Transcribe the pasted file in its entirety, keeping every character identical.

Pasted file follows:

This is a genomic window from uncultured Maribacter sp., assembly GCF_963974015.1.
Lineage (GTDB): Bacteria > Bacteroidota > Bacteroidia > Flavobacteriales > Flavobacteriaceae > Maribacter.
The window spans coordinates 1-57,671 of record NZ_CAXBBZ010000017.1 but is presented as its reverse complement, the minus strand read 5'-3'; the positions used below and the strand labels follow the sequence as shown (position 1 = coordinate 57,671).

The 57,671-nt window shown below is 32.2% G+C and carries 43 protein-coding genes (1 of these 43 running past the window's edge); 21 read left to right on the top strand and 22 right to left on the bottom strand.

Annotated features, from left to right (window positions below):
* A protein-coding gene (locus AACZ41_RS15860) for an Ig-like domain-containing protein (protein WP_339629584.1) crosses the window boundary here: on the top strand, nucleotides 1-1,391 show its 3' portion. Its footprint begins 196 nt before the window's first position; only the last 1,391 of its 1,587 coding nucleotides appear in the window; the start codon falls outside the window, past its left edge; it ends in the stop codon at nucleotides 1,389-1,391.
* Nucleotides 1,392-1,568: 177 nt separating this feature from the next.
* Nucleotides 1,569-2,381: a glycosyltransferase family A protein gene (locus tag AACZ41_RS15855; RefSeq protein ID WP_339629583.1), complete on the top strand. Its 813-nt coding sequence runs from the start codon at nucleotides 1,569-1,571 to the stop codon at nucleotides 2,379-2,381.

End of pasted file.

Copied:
This is a genomic window from uncultured Maribacter sp., assembly GCF_963974015.1.
Lineage (GTDB): Bacteria > Bacteroidota > Bacteroidia > Flavobacteriales > Flavobacteriaceae > Maribacter.
The window spans coordinates 1-57,671 of record NZ_CAXBBZ010000017.1 but is presented as its reverse complement, the minus strand read 5'-3'; the positions used below and the strand labels follow the sequence as shown (position 1 = coordinate 57,671).

The 57,671-nt window shown below is 32.2% G+C and carries 43 protein-coding genes (1 of these 43 running past the window's edge); 21 read left to right on the top strand and 22 right to left on the bottom strand.

Annotated features, from left to right (window positions below):
* A protein-coding gene (locus AACZ41_RS15860) for an Ig-like domain-containing protein (protein WP_339629584.1) crosses the window boundary here: on the top strand, nucleotides 1-1,391 show its 3' portion. Its footprint begins 196 nt before the window's first position; only the last 1,391 of its 1,587 coding nucleotides appear in the window; the start codon falls outside the window, past its left edge; it ends in the stop codon at nucleotides 1,389-1,391.
* Nucleotides 1,392-1,568: 177 nt separating this feature from the next.
* Nucleotides 1,569-2,381: a glycosyltransferase family A protein gene (locus tag AACZ41_RS15855; RefSeq protein ID WP_339629583.1), complete on the top strand. Its 813-nt coding sequence runs from the start codon at nucleotides 1,569-1,571 to the stop codon at nucleotides 2,379-2,381.